The Great French Organ Tradition With Paul Jacobs on Tuesday, September 10, 2019, at 7:30pm in Paul Hall

Articles by Larry Wallach

Music

Not Maverick Enough? San Francisco Symphony conducted by Michael Tilson Thomas performing at Carnegie Hall on Wednesday, March 28, 2012, in the “American Mavericks” Festival

Michael Tilson Thomas’s “American Mavericks” concerts came to New York, centered on four programs at Carnegie Hall with the superb San Francisco Symphony, surrounded by a whirl of fringe events throughout the city. This was a bold and appropriate way to show not only the versatility and virtuosity of the orchestra but also the evolution of orchestral culture in the United States: the works were played as modern classics, with the ideal combination of polish and bite that they call for. The audience has clearly evolved along with the orchestras: Carnegie Hall was close to full with a healthy mixture of grey and not-so-grey heads intently focused on the music. So accomplished and appealing were the performances that even the Feldman work, probably the most novel work on the program, held audience attention effortlessly through its 26-plus minute duration.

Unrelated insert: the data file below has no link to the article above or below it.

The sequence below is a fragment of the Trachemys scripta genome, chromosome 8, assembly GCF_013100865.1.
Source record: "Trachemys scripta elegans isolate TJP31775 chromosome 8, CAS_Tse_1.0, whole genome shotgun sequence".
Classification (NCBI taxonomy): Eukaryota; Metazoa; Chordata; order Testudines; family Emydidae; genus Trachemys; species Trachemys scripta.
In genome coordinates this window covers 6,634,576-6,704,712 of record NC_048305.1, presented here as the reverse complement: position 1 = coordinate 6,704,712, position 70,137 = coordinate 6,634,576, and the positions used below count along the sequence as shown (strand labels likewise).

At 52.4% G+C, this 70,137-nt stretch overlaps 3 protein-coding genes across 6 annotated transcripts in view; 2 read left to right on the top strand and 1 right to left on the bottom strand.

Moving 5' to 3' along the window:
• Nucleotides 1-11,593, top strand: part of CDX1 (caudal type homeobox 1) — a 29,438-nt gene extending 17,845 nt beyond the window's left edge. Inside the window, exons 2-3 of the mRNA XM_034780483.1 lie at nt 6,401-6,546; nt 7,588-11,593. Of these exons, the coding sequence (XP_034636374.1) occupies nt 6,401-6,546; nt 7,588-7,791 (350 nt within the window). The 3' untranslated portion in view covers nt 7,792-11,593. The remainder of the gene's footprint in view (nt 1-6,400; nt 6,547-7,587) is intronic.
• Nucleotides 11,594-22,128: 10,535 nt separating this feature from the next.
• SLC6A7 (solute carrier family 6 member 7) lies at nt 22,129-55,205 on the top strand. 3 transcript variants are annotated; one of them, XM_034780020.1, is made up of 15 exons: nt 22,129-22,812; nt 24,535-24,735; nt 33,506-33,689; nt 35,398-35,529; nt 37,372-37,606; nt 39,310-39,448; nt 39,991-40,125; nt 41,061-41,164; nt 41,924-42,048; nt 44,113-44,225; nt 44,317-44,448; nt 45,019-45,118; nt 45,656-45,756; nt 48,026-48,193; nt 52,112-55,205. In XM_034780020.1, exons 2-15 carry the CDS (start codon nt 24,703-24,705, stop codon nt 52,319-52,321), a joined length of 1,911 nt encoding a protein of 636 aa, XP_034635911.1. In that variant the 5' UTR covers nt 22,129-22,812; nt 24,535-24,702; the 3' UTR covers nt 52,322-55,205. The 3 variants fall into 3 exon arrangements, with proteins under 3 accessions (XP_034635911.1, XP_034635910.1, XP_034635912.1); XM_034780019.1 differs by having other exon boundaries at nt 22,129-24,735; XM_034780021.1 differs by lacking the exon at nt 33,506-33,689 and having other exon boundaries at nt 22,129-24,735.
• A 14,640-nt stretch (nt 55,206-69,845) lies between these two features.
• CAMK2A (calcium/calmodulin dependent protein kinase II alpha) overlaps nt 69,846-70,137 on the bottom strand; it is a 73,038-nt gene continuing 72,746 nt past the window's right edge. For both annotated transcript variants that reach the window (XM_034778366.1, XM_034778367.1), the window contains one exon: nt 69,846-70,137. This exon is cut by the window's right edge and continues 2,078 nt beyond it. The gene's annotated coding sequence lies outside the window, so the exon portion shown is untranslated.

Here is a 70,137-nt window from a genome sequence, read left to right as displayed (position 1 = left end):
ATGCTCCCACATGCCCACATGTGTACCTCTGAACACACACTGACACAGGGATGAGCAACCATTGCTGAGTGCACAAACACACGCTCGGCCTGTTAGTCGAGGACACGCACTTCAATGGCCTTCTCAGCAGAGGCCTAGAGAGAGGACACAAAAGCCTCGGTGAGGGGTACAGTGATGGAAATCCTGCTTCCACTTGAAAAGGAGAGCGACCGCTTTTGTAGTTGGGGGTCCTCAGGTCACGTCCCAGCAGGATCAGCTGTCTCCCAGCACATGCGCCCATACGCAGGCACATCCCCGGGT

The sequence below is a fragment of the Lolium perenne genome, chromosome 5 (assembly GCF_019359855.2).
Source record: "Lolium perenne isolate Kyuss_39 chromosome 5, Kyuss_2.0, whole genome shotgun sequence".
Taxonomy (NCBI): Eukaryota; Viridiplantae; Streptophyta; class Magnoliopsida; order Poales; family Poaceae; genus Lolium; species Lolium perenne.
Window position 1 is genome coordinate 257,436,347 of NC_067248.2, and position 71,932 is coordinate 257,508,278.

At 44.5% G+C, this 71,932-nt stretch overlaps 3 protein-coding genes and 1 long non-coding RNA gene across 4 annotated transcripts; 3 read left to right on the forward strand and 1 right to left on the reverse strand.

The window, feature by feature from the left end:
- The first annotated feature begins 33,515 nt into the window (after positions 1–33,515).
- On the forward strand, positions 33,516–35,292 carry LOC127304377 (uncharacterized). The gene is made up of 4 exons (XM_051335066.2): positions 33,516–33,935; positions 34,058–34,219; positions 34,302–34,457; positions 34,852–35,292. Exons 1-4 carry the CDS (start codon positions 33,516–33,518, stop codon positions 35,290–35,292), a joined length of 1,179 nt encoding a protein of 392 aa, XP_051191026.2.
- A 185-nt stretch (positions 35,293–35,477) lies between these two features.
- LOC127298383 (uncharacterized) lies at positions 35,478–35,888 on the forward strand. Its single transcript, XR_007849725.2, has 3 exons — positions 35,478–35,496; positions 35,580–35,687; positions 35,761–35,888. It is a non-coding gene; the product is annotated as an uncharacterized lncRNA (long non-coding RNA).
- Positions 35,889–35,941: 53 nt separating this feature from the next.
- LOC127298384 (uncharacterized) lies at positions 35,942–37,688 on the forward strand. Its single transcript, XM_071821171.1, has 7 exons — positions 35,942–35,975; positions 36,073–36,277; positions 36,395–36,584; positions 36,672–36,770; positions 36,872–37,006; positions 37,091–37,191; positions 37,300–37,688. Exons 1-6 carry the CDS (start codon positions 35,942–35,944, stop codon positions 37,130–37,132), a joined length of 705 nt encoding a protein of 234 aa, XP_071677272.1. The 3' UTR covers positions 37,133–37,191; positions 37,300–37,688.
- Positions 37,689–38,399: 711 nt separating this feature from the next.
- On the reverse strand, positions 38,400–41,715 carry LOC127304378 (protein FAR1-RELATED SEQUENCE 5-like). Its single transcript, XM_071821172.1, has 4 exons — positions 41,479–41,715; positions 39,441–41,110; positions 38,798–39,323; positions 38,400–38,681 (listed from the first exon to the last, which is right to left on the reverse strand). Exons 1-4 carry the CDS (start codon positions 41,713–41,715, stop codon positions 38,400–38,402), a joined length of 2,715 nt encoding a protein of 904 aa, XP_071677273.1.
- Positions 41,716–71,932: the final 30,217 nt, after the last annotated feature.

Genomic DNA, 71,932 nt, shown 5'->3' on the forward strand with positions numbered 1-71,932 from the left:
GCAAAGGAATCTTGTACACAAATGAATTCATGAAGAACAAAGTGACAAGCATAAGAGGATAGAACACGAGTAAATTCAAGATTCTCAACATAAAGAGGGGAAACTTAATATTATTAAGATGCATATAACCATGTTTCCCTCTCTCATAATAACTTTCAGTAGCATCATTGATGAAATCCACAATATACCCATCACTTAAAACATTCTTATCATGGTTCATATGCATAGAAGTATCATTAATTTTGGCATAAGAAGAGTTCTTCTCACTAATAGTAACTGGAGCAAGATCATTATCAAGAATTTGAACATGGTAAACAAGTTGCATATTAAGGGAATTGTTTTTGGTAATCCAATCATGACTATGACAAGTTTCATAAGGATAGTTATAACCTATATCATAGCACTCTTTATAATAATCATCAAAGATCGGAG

Bard Music Festival

Sibelius II: Larry Wallach on the Bard Music Festival 2011 – Jean Sibelius and his World

Originality is a hard concept to get a hold of — there is no yardstick for measuring it, by its very nature. This makes the evaluation of composers, the assessment of their influence and historical position, one of the most subjective areas of music history and criticism. Contemporary writers have become impatient with their predecessors’ habit of rating composers in terms of “importance” or “greatness” based, at least in part, on their originality. And then there is the issue of “unique voice” — is that the same as originality? Is their any good composer who lacks either one? Can “uniqueness” be evaluated?
New York Arts

Henry Purcell’s Fairy Queen from Glyndebourne: Semi-Opera Made Whole, at Last

The life and career of Henry Purcell (1659-1695), the colossal figure who dominates the history of English music, occurred at the chronological mid-point of the Baroque, a period whose leading and most distinguishing genre is opera. And yet, opera never took root as a native product in English cultural soil. For that it had to wait until Purcell’s distant successor, Benjamin Britten, appeared on the scene two hundred and fifty years later. Twenty years after Purcell’s death, Handel arrived with his succession of exotic opera singers: Italian divas and castrati who swooped in like birds of paradise warbling their outlandish roulades and then vanished. The taste for such entertainment lasted at the most 25 years. Meanwhile, Purcell wrote only one true opera, a tiny gem that was held to be the only crown jewel for centuries, the miniature Dido and Aeneas of 1689. (John Blow’s fine companion piece, Venus and Adonis of 1701, still has not established itself in the canon.) And it was written for a girls’ school run by a dancing master, or at least its first documented performance occurred in this context.
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